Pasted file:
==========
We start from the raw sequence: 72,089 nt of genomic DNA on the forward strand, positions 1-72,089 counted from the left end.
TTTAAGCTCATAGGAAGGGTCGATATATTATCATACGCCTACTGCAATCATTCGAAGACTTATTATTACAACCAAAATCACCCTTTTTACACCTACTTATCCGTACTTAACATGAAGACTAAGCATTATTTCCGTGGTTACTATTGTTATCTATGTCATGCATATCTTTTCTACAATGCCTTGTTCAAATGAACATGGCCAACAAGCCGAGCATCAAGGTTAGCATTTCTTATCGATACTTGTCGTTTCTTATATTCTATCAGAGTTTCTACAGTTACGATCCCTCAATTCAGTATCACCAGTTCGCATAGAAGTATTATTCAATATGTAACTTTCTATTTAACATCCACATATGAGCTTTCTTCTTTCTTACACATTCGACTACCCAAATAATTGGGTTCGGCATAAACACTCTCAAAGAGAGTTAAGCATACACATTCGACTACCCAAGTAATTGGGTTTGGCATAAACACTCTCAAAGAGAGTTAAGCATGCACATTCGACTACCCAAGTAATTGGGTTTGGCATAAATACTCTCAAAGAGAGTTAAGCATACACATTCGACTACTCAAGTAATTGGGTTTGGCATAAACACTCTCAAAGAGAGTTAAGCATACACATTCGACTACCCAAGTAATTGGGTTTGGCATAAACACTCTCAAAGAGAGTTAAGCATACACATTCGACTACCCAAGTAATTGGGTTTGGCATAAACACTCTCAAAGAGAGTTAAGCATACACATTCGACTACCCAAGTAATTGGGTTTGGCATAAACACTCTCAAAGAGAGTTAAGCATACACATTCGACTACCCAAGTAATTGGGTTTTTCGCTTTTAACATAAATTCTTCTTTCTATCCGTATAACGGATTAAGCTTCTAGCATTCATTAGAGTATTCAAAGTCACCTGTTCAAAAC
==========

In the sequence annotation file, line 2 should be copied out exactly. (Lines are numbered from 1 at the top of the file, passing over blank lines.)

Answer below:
TTTAAGCTCATAGGAAGGGTCGATATATTATCATACGCCTACTGCAATCATTCGAAGACTTATTATTACAACCAAAATCACCCTTTTTACACCTACTTATCCGTACTTAACATGAAGACTAAGCATTATTTCCGTGGTTACTATTGTTATCTATGTCATGCATATCTTTTCTACAATGCCTTGTTCAAATGAACATGGCCAACAAGCCGAGCATCAAGGTTAGCATTTCTTATCGATACTTGTCGTTTCTTATATTCTATCAGAGTTTCTACAGTTACGATCCCTCAATTCAGTATCACCAGTTCGCATAGAAGTATTATTCAATATGTAACTTTCTATTTAACATCCACATATGAGCTTTCTTCTTTCTTACACATTCGACTACCCAAATAATTGGGTTCGGCATAAACACTCTCAAAGAGAGTTAAGCATACACATTCGACTACCCAAGTAATTGGGTTTGGCATAAACACTCTCAAAGAGAGTTAAGCATGCACATTCGACTACCCAAGTAATTGGGTTTGGCATAAATACTCTCAAAGAGAGTTAAGCATACACATTCGACTACTCAAGTAATTGGGTTTGGCATAAACACTCTCAAAGAGAGTTAAGCATACACATTCGACTACCCAAGTAATTGGGTTTGGCATAAACACTCTCAAAGAGAGTTAAGCATACACATTCGACTACCCAAGTAATTGGGTTTGGCATAAACACTCTCAAAGAGAGTTAAGCATACACATTCGACTACCCAAGTAATTGGGTTTGGCATAAACACTCTCAAAGAGAGTTAAGCATACACATTCGACTACCCAAGTAATTGGGTTTTTCGCTTTTAACATAAATTCTTCTTTCTATCCGTATAACGGATTAAGCTTCTAGCATTCATTAGAGTATTCAAAGTCACCTGTTCAAAAC